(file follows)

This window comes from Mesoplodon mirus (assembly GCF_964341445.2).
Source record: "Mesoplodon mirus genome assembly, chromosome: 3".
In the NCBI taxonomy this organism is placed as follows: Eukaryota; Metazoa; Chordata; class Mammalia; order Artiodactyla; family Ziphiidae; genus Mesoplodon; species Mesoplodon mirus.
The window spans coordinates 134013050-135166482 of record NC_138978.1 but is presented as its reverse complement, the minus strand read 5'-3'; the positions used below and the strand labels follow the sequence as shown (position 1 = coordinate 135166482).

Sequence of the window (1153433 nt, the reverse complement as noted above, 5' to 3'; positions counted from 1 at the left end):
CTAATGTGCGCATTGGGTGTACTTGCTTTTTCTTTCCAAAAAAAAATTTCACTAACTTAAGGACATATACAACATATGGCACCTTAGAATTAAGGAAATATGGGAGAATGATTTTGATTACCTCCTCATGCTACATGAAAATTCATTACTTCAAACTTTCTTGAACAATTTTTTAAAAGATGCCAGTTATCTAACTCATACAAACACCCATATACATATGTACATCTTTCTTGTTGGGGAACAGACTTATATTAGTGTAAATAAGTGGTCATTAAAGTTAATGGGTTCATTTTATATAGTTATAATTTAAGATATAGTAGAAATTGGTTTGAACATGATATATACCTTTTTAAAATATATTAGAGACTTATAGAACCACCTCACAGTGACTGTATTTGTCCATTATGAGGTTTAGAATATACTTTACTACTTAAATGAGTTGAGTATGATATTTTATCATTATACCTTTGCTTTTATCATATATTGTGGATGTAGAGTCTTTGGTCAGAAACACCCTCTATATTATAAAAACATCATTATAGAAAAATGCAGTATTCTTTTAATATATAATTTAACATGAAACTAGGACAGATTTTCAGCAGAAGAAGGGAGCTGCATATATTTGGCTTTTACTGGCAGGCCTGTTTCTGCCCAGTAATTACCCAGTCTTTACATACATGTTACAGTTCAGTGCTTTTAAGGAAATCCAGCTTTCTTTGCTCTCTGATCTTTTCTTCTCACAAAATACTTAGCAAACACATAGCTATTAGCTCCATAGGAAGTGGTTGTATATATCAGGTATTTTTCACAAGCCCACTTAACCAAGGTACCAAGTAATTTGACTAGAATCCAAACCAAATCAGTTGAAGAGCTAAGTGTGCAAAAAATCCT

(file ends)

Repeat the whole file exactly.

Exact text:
This window comes from Mesoplodon mirus (assembly GCF_964341445.2).
Source record: "Mesoplodon mirus genome assembly, chromosome: 3".
In the NCBI taxonomy this organism is placed as follows: Eukaryota; Metazoa; Chordata; class Mammalia; order Artiodactyla; family Ziphiidae; genus Mesoplodon; species Mesoplodon mirus.
The window spans coordinates 134013050-135166482 of record NC_138978.1 but is presented as its reverse complement, the minus strand read 5'-3'; the positions used below and the strand labels follow the sequence as shown (position 1 = coordinate 135166482).

Sequence of the window (1153433 nt, the reverse complement as noted above, 5' to 3'; positions counted from 1 at the left end):
CTAATGTGCGCATTGGGTGTACTTGCTTTTTCTTTCCAAAAAAAAATTTCACTAACTTAAGGACATATACAACATATGGCACCTTAGAATTAAGGAAATATGGGAGAATGATTTTGATTACCTCCTCATGCTACATGAAAATTCATTACTTCAAACTTTCTTGAACAATTTTTTAAAAGATGCCAGTTATCTAACTCATACAAACACCCATATACATATGTACATCTTTCTTGTTGGGGAACAGACTTATATTAGTGTAAATAAGTGGTCATTAAAGTTAATGGGTTCATTTTATATAGTTATAATTTAAGATATAGTAGAAATTGGTTTGAACATGATATATACCTTTTTAAAATATATTAGAGACTTATAGAACCACCTCACAGTGACTGTATTTGTCCATTATGAGGTTTAGAATATACTTTACTACTTAAATGAGTTGAGTATGATATTTTATCATTATACCTTTGCTTTTATCATATATTGTGGATGTAGAGTCTTTGGTCAGAAACACCCTCTATATTATAAAAACATCATTATAGAAAAATGCAGTATTCTTTTAATATATAATTTAACATGAAACTAGGACAGATTTTCAGCAGAAGAAGGGAGCTGCATATATTTGGCTTTTACTGGCAGGCCTGTTTCTGCCCAGTAATTACCCAGTCTTTACATACATGTTACAGTTCAGTGCTTTTAAGGAAATCCAGCTTTCTTTGCTCTCTGATCTTTTCTTCTCACAAAATACTTAGCAAACACATAGCTATTAGCTCCATAGGAAGTGGTTGTATATATCAGGTATTTTTCACAAGCCCACTTAACCAAGGTACCAAGTAATTTGACTAGAATCCAAACCAAATCAGTTGAAGAGCTAAGTGTGCAAAAAATCCT